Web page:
Relative value is a language spoken by Patrick Barbe, head of European sovereign and aggregate debt at BNP Paribas Asset Management.
“For us it’s a relative value trade, in some circumstances we may not hold the paper for more than a week,” he said. “We like medium term maturities, three to five years, depending on the country – a little longer in Germany, for example. Generally speaking, at the shorter end you have negative rates, while at the longer end you get less primary trade and the spread isn’t so good relative to the risk.”
Barbe is also increasingly interested in agency paper.
“In the period 2010–2014, the focus was on quality, meaning investing in sovereign and covered bonds. But since 2014, we have been more active in sub-sovereign credits like agencies, especially since ECB purchases have had such a positive impact on this market.”
BNPAM has replaced some of its allocation to French sovereign debt with Cades, for example, taking advantage of the higher returns and increased diversification it offers.
“The liquidity of agencies isn’t as good as for sovereigns, especially since it was included in the PSPP, but we don’t worry about that. Agency paper doesn’t attract as much speculation, so it also tends to be less volatile,” said Barbe.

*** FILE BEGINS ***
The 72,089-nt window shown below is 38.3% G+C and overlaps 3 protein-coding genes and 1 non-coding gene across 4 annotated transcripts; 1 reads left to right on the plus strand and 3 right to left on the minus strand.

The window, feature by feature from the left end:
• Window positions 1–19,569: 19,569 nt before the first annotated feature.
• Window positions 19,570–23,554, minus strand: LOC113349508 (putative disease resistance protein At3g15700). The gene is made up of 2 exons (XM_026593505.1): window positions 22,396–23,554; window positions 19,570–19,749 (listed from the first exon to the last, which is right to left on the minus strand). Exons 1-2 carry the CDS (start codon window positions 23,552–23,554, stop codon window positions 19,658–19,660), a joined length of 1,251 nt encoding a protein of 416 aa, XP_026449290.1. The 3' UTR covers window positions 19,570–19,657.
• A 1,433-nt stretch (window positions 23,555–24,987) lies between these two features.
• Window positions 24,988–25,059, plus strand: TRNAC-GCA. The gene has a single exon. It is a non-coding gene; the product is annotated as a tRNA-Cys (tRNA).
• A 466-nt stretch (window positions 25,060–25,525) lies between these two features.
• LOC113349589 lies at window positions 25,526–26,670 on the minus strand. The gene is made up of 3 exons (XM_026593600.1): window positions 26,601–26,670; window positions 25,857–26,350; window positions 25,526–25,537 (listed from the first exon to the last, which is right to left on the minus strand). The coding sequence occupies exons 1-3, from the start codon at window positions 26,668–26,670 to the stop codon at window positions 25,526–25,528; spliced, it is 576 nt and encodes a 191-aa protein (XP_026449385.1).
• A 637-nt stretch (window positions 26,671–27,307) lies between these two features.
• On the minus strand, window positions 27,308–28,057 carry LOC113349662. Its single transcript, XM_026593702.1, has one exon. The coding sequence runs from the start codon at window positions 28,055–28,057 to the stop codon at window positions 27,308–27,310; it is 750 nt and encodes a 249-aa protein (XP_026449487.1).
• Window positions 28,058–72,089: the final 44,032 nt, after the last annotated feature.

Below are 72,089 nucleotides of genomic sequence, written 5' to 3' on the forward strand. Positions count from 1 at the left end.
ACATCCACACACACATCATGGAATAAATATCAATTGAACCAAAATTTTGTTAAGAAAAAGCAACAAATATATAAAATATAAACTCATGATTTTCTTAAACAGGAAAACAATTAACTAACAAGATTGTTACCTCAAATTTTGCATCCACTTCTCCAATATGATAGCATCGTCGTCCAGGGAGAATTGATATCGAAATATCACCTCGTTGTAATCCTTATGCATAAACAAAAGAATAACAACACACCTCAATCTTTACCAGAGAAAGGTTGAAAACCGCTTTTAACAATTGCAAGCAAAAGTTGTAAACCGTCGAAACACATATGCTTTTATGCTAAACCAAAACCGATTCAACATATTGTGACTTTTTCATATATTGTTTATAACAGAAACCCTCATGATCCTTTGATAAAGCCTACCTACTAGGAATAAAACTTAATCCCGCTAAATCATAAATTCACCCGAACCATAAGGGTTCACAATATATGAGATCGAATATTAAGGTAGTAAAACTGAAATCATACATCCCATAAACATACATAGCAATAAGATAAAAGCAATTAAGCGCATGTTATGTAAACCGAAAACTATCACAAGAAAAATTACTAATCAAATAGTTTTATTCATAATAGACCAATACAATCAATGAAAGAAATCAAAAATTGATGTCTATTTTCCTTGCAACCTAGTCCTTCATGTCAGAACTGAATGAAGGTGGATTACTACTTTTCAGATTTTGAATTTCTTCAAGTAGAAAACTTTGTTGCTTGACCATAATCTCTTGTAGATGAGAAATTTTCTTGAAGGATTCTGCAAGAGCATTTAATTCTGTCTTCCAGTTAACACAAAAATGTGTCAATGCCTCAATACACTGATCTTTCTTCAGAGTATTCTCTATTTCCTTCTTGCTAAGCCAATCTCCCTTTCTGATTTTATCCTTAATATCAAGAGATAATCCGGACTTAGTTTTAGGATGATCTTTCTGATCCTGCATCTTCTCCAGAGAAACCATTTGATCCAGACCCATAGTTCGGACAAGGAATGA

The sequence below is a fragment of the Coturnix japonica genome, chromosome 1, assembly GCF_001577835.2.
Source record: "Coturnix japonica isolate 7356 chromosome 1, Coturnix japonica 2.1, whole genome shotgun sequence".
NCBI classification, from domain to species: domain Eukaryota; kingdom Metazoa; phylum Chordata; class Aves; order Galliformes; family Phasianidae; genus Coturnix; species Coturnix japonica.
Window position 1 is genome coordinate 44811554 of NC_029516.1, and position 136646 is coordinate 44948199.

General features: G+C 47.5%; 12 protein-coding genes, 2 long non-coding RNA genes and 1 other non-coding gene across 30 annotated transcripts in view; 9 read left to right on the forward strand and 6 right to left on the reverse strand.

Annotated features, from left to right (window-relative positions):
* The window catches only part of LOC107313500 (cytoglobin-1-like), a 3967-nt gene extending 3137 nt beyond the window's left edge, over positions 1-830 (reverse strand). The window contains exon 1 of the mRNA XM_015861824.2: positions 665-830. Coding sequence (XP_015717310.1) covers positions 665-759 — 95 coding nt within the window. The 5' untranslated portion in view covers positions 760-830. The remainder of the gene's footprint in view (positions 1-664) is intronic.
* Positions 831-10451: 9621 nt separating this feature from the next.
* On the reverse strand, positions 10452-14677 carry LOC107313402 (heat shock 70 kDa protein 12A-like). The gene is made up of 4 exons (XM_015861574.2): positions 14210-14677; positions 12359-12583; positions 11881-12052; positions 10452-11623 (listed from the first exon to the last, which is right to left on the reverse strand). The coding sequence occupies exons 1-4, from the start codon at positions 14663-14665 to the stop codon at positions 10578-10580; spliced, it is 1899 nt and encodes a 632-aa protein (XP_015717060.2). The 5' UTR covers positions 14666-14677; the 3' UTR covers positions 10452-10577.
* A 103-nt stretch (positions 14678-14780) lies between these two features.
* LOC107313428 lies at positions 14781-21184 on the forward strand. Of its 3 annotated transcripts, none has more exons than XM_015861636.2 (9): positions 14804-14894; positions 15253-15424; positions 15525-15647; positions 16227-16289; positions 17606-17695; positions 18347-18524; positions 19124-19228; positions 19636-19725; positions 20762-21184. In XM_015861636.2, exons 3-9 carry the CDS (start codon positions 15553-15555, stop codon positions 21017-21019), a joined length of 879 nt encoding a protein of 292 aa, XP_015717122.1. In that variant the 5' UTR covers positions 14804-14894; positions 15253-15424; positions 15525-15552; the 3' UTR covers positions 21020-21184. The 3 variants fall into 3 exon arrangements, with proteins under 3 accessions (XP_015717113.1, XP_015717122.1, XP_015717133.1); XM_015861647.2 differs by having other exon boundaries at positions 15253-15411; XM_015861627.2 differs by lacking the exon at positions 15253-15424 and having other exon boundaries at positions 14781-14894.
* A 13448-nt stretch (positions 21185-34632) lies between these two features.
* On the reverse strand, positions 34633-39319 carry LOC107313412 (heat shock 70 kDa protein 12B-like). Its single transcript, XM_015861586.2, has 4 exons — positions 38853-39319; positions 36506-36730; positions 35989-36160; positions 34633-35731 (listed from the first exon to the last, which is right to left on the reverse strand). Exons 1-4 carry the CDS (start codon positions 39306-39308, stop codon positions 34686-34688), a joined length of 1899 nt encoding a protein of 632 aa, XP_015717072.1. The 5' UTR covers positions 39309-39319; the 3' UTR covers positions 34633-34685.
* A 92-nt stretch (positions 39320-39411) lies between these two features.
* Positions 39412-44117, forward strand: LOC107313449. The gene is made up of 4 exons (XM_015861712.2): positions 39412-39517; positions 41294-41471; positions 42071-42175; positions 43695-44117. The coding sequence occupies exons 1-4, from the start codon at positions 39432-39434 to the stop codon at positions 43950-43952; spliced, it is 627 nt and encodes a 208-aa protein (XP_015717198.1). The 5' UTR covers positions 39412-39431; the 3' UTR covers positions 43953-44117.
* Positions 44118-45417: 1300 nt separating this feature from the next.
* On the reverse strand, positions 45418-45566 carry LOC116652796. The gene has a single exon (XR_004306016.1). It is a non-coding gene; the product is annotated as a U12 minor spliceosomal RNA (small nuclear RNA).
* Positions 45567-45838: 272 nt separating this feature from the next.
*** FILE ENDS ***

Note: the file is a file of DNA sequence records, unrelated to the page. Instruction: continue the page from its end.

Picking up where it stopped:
“In the US and UK, sovereign yields are higher than in the eurozone, so there is less incentive to replace sovereign exposure with agencies,” he added.
Marasciulo sees more value in euro-denominated agencies with a seven to eight-year maturity than in supranationals, given supranational issuance is likely to be higher in 2016, and PSPP support for their debt could fall.
“As an alternative, after the ECB’s extension of eligible assets, there is value in German Laender,” said Marasciulo. Despite spreads tightening in mid and long-term maturities after the announcement, there is still some way to go, he said.
The relative appeal of agency and supranational paper is, of course, heavily influenced by the nature of the state guarantee offered, which is intended to preserve issuers’ access to medium-term funding at a reasonable cost, offsetting the widening of spreads.
While the specifics of the guarantee vary between countries and issuers, there are some basic common characteristics, said Marasciulo: eligible instruments; eligible institutions; limits on amounts of issuance guaranteed; fees; and windows of availability.
The French agency Caisse d’Amortissement de la Dette Sociale (Cades) is 100% owned by the French government. The Italian Cassa Depositi e Prestiti (CDEP) is 80% owned by the Italian government. Bank Nederlandse Gemeenten, the Dutch agency, is 50% owned by the Dutch government and 50% by Dutch municipalities and provinces.
None has an explicit guarantee, but the important role each plays in its respective national economy ensures the possibility of the failure of an SSA issuer with even just an implicit guarantee remains “pretty remote”, said Marasciulo.